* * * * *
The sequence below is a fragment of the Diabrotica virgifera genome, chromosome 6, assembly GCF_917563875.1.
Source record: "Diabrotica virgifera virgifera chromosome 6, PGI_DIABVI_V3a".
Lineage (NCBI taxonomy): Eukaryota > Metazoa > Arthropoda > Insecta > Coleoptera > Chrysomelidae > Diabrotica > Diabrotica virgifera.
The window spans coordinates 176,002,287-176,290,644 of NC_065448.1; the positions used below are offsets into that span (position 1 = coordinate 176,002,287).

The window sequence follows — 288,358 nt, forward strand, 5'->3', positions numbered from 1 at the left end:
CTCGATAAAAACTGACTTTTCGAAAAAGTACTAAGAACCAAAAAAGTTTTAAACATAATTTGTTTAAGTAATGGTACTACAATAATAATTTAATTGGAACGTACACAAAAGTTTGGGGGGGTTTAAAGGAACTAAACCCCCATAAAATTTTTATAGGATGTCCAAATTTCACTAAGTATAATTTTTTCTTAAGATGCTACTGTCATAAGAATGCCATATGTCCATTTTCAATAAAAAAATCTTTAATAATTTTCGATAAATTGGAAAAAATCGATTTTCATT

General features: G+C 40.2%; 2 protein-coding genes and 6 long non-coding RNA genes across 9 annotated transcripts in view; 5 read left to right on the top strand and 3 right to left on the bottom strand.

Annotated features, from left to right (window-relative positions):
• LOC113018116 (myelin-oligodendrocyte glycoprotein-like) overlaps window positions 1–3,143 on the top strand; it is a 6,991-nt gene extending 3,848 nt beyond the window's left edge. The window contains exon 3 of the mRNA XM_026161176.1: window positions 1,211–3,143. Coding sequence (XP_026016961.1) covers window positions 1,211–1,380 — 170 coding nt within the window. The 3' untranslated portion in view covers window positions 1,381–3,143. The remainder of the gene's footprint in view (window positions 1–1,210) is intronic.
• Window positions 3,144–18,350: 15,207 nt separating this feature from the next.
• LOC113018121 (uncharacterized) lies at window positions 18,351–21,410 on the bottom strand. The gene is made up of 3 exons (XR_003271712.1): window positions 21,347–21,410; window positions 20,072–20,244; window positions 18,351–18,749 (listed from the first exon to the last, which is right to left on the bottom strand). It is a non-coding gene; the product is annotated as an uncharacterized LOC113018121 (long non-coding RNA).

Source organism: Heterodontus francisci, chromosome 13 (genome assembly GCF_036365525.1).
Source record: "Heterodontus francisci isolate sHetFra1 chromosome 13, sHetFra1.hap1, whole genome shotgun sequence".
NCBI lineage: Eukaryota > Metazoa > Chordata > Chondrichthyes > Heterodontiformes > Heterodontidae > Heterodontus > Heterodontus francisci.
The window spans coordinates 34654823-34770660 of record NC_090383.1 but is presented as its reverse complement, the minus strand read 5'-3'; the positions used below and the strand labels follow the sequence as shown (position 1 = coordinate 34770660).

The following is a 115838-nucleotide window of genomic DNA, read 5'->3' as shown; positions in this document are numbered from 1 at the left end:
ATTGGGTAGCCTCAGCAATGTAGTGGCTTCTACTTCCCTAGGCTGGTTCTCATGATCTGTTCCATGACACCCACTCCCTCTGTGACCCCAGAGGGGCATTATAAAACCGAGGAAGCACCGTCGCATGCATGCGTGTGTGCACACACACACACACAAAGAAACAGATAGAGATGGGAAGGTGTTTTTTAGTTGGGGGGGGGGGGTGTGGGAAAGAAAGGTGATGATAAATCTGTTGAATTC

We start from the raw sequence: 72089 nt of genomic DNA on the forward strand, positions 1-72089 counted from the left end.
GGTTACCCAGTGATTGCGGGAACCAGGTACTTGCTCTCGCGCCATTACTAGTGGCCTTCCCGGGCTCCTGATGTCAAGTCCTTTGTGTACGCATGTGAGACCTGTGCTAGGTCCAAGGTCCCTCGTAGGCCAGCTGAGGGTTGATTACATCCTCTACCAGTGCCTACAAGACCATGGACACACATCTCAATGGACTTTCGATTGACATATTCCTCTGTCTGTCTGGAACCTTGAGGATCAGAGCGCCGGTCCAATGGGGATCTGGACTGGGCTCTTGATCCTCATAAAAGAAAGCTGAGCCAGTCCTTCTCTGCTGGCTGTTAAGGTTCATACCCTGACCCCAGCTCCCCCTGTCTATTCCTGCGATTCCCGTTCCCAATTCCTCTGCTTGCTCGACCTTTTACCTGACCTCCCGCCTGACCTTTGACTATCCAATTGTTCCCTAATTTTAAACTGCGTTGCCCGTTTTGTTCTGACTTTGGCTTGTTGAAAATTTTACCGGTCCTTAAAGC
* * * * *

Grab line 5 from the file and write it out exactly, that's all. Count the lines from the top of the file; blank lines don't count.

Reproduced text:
The window sequence follows — 288,358 nt, forward strand, 5'->3', positions numbered from 1 at the left end: